Personally, I booked the standard package, did not go to the spa, did not eat at the Blue Lagoon, but did enjoy mud masks and the swim-up bar in the lagoon. The silica mud mask bar is the place to be – these mud masks are included in every ticket, even the standard entrance. I definitely wasn’t expecting this and felt like I was at a spa. The mask makes your skin super smooth, so naturally I smothered myself in it…twice!
I ended up spending about 3 hours relaxing at the Blue Lagoon, but you can definitely spend more or less, depending on your preferences.
How to Protect Your Hair
Condition your hair! Ladies, I’m not playing with this one…this is one of the key things to know before visiting the Blue Lagoon. The silica in the water will absolutely wreak havoc with your hair; it will be stiff and downright unpleasant for days afterward.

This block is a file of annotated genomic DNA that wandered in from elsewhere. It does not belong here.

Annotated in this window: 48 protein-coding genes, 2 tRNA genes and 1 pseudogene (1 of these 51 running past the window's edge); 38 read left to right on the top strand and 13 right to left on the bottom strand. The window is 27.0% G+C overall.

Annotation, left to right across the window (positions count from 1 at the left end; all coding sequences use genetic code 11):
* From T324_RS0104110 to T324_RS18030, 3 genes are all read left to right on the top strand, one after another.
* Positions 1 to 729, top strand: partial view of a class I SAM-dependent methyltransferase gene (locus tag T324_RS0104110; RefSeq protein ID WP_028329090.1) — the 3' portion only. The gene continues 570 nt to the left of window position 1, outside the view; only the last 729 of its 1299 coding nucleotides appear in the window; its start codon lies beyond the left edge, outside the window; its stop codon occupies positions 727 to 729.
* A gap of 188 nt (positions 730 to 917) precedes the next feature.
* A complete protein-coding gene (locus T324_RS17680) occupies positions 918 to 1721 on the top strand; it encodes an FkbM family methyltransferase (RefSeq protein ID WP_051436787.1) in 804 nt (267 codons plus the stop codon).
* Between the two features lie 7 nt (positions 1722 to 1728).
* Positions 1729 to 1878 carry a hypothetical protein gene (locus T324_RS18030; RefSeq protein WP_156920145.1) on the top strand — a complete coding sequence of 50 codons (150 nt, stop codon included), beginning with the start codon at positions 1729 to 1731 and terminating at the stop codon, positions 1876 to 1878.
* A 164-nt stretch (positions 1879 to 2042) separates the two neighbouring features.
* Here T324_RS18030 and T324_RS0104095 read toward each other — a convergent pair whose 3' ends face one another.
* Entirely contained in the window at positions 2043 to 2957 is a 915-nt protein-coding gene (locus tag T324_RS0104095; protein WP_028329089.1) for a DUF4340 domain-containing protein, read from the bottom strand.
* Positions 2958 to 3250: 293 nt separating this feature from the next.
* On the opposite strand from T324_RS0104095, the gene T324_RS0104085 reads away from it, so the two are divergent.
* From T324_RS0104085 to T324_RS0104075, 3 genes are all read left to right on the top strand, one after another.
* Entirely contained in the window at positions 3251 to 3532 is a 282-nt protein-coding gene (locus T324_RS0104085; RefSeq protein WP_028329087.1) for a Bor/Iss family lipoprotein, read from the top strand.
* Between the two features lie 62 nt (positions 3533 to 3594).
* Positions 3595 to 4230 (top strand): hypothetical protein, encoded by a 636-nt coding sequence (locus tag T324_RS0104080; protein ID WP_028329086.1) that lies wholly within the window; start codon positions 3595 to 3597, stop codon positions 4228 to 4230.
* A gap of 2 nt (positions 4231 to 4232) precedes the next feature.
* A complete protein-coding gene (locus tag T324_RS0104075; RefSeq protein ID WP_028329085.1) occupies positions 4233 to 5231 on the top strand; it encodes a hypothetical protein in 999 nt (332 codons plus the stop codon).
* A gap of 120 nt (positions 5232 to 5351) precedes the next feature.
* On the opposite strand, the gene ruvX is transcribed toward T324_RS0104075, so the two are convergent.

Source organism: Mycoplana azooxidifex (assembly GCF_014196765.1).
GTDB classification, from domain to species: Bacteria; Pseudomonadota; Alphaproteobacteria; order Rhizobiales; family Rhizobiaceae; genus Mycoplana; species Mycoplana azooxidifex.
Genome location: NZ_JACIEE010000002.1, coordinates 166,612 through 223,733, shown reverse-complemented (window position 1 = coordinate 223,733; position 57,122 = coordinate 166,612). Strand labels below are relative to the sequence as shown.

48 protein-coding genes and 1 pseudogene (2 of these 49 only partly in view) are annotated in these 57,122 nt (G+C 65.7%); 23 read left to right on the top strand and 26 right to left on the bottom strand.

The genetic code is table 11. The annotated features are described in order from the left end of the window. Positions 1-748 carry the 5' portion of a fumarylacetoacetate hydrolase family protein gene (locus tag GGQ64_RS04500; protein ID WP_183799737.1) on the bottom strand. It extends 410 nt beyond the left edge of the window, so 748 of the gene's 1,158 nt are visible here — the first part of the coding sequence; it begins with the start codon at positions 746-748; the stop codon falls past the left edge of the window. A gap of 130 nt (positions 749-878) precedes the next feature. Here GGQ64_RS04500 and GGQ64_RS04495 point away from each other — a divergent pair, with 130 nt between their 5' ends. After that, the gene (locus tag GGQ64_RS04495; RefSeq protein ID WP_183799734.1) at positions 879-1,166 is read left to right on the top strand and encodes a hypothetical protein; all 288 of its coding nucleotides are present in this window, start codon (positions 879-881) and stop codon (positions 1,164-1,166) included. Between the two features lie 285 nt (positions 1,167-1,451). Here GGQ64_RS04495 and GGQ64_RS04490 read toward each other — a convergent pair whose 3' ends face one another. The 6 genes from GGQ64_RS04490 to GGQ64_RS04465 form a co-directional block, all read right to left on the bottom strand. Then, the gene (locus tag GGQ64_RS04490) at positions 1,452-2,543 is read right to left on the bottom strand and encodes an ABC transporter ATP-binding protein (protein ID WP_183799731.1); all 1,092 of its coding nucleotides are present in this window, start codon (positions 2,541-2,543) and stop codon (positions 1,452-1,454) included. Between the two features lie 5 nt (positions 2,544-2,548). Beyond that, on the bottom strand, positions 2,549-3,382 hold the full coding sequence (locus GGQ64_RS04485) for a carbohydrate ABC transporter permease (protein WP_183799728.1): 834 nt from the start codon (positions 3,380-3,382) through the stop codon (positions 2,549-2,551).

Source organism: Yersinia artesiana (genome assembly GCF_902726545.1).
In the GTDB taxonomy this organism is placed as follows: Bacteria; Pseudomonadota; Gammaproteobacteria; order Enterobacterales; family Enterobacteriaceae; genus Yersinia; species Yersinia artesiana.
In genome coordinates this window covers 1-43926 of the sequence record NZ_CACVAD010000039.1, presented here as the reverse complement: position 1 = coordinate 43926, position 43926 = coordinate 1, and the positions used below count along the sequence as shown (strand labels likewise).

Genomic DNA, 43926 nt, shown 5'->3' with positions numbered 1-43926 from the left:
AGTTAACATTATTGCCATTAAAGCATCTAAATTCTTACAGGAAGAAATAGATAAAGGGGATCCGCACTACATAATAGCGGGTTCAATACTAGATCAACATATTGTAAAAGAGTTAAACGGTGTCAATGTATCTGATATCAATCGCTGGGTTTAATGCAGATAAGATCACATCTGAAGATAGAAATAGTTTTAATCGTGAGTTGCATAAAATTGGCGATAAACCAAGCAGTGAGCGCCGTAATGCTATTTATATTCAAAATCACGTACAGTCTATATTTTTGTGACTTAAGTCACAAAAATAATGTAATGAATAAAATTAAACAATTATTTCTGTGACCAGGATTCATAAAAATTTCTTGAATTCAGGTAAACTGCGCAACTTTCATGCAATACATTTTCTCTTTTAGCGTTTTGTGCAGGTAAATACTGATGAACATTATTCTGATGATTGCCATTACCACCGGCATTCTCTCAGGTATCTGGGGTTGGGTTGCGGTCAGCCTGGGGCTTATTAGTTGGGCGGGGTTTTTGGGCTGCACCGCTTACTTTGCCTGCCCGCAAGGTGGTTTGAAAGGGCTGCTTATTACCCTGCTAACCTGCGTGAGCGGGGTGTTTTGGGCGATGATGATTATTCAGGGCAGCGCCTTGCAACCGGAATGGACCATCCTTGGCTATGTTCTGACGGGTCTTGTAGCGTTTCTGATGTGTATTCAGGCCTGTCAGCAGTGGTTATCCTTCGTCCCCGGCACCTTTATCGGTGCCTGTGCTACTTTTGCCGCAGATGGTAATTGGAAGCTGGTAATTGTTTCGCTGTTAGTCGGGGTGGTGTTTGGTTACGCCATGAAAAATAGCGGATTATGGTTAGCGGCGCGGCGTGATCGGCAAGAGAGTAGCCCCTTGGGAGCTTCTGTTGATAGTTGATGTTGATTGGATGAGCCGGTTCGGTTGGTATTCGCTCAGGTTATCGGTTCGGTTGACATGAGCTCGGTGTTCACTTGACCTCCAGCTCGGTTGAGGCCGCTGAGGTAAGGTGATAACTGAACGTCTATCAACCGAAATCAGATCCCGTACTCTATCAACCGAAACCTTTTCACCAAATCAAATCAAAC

The best way to avoid this is to slather your hair with conditioner (complimentary in the locker room) and leave it in your hair while in the lagoon. You could also wear a shower cap, but that makes your pictures significantly less cute, so I went with the conditioned bun look and just rinsed my hair afterward. It seemed like the conditioner worked just fine! Even as a blonde (which reportedly have more hair issues with the silica), conditioner worked perfectly in protecting my hair!
What to Expect at the Blue Lagoon
I’m not going to sugarcoat it, the Blue Lagoon is obviously a tourist attraction. You will not find any locals coming to the Blue Lagoon for a quiet day at the hot springs. However, due to its huge popularity, it has expanded, modernized, and continues to cater to tourists and provide a luxurious experience. With tourists in mind, the Blue Lagoon offers the following amenities: